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day8_07-2 - Case 5: A Chromosomal Disease A four month old...

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Case 5: A Chromosomal Disease A four month old child is brought to a pediatric clinic for evaluation The male child is the product of an uneventful first pregnancy in a 35 year old The mother is concerned that the child looks “strange” (she says “mongoloid” ) and does not “act right” – The child has hypotonia (“floppy muscles”) – A large protruding tongue Is developmentally retarded Has epicanthal folds and vertical palpebral fissures (A fold of skin that comes down across the inner angle of the eye and opening between the eyelids in “doctor speak”) – Is suspected of having congenital (present at birth) heart and GI defects
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Case 5: The Child The pediatrician suspects Down Syndrome – (Note: Down Syndrome used to be referred to as Mongoloidism. Please do not use this term as it is insulting and inaccurate) To confirm the diagnosis the physician orders a karyotype study of the child. (Investigation of the structure and number of chromosomes)
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Case 5: The Child’s Chromosomes The child is aneuploid (has 47 or 2n + 1 chromosomes) and has three copies of chromosome 21 ( trisomy -21 ) This is diagnostic for Down Syndrome
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Case 5 Etiology and Pathogenesis Down syndrome is congenital and 95%+ of cases are caused by trisomy related to non- disjunction of chromosomes during meiosis This is almost always in the female gamete during first division, this starts in embryonic life Hence, this mother’s eggs were ~35 years old Down syndrome is clearly related to increased maternal age (and less so to increased paternal age Down phenotype is related to the extra copies of gene(s) on the distal part of 21q (away from center) Meiosis in Female
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Case 5: Genetic Counseling (1) The foetus of mothers>~35 of age should be tested for abnormal karyotype but Many cases of Down occur in younger mothers (where most births occur) Down syndrome may be inherited because of a defect in chromosome structure (no age effect) (see next page) Women with a history (or family history) of congenital abnormalities, spontaneous abortions should be tested regardless of age!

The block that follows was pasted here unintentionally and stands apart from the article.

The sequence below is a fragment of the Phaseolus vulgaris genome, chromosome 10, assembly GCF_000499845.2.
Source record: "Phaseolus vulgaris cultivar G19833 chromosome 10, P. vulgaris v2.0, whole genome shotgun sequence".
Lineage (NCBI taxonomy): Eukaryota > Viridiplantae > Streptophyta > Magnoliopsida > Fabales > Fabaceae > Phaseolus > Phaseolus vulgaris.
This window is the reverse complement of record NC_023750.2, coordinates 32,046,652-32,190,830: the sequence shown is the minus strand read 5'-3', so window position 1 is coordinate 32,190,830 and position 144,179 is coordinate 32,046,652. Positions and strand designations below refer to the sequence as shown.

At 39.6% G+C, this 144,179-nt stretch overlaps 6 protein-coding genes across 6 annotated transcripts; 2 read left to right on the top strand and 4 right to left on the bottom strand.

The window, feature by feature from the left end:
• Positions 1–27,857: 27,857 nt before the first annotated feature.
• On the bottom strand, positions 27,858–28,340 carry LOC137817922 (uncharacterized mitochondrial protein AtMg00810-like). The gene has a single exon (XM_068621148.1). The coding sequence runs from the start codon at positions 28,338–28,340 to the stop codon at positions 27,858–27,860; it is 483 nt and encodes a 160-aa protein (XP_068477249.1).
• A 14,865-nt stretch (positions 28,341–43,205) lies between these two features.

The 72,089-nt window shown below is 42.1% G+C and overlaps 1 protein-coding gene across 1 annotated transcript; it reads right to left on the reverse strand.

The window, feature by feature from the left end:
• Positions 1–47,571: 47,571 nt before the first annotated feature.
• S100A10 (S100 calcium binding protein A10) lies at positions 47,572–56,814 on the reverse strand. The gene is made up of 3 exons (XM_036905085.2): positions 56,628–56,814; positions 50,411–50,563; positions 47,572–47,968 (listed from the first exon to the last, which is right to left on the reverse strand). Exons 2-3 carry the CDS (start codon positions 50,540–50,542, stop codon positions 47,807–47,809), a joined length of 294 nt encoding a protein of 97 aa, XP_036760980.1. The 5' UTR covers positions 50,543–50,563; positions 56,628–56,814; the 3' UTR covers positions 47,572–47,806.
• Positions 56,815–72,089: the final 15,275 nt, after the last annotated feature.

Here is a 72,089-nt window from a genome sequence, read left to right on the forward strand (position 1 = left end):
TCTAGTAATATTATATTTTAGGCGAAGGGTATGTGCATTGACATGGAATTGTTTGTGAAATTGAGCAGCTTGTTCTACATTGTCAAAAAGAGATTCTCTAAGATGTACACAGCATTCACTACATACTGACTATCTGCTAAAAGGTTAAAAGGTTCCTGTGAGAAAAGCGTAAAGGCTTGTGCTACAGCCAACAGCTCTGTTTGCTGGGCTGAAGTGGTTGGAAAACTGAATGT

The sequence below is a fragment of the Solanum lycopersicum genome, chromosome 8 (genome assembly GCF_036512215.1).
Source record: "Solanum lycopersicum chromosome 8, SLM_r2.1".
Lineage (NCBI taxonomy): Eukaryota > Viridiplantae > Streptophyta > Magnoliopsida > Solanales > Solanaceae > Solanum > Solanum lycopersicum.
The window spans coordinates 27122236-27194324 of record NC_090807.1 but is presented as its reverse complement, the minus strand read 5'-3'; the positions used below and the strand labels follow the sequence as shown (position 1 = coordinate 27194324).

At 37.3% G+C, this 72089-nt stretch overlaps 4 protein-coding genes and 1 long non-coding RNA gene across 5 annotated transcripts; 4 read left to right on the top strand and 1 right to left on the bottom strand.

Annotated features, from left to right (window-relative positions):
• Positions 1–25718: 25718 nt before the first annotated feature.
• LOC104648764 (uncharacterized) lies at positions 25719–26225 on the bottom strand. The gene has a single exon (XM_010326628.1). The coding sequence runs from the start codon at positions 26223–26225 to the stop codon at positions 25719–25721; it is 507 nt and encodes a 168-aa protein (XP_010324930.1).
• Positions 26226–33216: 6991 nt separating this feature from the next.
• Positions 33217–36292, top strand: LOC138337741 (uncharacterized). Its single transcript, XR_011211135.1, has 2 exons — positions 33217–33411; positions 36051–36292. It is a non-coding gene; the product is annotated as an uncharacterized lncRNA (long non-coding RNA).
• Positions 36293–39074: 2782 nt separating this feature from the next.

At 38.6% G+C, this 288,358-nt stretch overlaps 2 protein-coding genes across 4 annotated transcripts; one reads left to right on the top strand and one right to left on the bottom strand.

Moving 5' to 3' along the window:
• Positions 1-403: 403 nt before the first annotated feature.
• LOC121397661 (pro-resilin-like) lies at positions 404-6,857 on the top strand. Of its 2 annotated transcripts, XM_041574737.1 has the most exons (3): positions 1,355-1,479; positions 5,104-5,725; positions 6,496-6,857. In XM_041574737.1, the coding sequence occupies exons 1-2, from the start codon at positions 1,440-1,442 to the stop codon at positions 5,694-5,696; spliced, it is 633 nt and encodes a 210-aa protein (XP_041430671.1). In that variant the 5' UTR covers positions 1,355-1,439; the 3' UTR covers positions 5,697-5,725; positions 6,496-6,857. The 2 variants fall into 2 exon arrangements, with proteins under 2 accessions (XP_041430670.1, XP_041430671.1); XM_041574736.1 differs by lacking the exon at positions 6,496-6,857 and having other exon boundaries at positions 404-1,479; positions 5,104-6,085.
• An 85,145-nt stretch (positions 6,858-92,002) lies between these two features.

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Case 5: Genetic Counseling (2) One form of inherited Down is caused by a translocation of the long arm of chromosome 21 to the long arm of 14. (Individuals who are 45 t(14q21q) (that is have one translocated 14+21 and one each of a normal 14 and 21) are normal but they can transmit two doses of chromosome 21 to their offspring (resulting in trisomy 21 after fertilization) Such individuals may have a family history of Down Syndrome (or have multiple affected offspring
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Case 5: Genetic Counseling (3) Down Syndrome in young(er) women is a problem – It may occur because of translocations but also non-disjunction – Because most births are in young(er) women the number of such Down cases is concerning & costly (although the frequency/birth is low) – Fetal sampling to determine karyotype is associated with some risk to the foetus and is expensive – Several simple blood tests may help in identifying chromosome defects in young(er) women
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This note was uploaded on 01/09/2011 for the course PATH 128 taught by Professor Reisner during the Fall '10 term at UNC.

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day8_07-2 - Case 5: A Chromosomal Disease A four month old...

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